Originally written on Start 'N' Park Blog  |  Last updated 10/2/14

Jeff Burton will race chassis No. 357 from the Richard Childress Racing NASCAR Sprint Cup Series stable this weekend. This No. 31 Chevrolet, built during the 2011 season, was driven by RCR teammate Kevin Harvick last year at Sonoma where he started 26th and finished ninth.

Breakfast of Champions … The iconic Wheaties franchise returns to Sprint Cup Series action this weekend. This is the third of six races during the 2012 season in that Wheaties will be the primary partner of the No. 31 Chevrolet. Wheaties also serves as an associate partner of the No. 31 for the remainder of the races during the 2012 Sprint Cup Series season. For more information, please visit www.wheaties.com or follow Wheaties on Twitter @Wheaties_FUEL and Facebook http://www.facebook.com/Wheaties. 

Career Sonoma Stats … This weekend’s 110-lap event marks Burton’s 19th start at the 1.99-mile facility and 635th-career Sprint Cup Series entry. Burton garnered one top-five and five top-10 finishes at the track. He also led three laps at the Sonoma, Calif.-based race track.

Getting Loopy in Wine Country … Burton has accrued impressive NASCAR Loop Data Statistics at Sonoma since its inception in 2006. Of all drivers entering the event, he has the fourth-most Green Flag Passes (420) with 125 coming while running in the top 15. Burton has also spent 409 laps Running in the Top 15, which ranks him ninth amongst his competitors, and has the 10th-best Average Running Position (16.23). 

Race Rewind … Burton and the No. 31 Caterpillar Chevrolet team brought home a 21st-place finish last Sunday afternoon after battling a tight-handling condition during the rain-delayed event at Michigan International Speedway.

Points Racing … After 15 points-paying events of the 36-race Sprint Cup Series season, Burton scored 375 points and is tied for 20th position in the Sprint Cup Series driver championship point standings. The veteran RCR driver has one top-five and three top-10 finishes and spent 1,809 laps running in the top 15, made 1,567 green-flag passes and led 35 laps.


What are your views on road racing? “I enjoy road-course racing, yet hate the finishes. I feel like I am a pretty good road-course racer, but my whole career at Sonoma has been filled with races where we ran well and got wrecked in the end. Sprint Cup Series restarts at Sonoma make some of the best drivers in the world look like idiots. That, to me, is really frustrating. It’s almost to the point where you might as well wreck someone before they wreck you (laughter). It seems you become a victim at road courses more than you do at restrictor-plate tracks. The racing part of it is great. I love road courses, but when you go there racing for points and there are some guys on the track who just don’t care, it becomes very frustrating. When I run a race in the Nationwide Series, I respect those drivers who are racing for points and a championship, but some of these guys just don’t care when it comes to road-course racing. Those are the difficult parts when you go to a road course, but overall I love it and that style of racing.”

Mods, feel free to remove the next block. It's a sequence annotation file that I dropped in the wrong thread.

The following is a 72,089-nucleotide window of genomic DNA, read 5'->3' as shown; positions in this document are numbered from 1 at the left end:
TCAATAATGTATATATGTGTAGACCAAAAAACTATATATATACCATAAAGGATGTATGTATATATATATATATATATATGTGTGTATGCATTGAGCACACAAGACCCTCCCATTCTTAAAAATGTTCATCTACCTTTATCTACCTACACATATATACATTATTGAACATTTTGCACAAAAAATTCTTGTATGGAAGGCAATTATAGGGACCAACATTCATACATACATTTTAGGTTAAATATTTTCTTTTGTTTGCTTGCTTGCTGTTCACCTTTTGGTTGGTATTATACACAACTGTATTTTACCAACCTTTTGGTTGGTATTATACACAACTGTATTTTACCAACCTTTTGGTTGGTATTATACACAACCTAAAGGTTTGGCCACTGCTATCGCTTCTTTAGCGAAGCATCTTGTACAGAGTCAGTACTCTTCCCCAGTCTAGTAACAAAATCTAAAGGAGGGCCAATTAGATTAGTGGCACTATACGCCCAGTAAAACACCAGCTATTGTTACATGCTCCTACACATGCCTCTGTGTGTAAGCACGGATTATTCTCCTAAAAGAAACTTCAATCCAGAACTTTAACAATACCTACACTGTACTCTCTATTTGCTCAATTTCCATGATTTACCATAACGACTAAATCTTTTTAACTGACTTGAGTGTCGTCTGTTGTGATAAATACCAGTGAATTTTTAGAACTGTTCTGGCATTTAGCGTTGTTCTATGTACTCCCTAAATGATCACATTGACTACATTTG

How long does it take to get acclimated to road-course racing from oval racing throughout the weekend? “I’ve been going there long enough to know what I am supposed to be doing. Typically, it doesn’t take too long to get adjusted. Having said that, I feel like I am better on Saturday than Friday in practice. When you watch road-course practice, you will see many drivers running a lot of laps. You see a lot of people making more race runs and less qualifying runs.”

You recently tested at Virginia International Raceway in preparation for Sonoma. What exactly are you looking for in a road-course test session? “That’s a difficult question. For me, as a driver, I am testing to get myself into a rhythm. We are actually going back to VIR (Virginia International Raceway) on Thursday to test for a half day and then head to California. The fact of the matter is that the drivers are a weaker point to the team on a road-course weekend. Some are just weaker than others. When you only do it two times a year, you can’t expect to be as good at it as someone who does it on a weekly basis.”

How hard is it to pass at Sonoma? “It depends on a driver’s personality. Some people feel like they have nothing to lose. Other drivers don’t want to make a mistake. For me personally, there are just some areas where I just cross off the list and won’t try to pass at. There are some areas where I really need to focus on and try to pass or keep someone from making a pass.”


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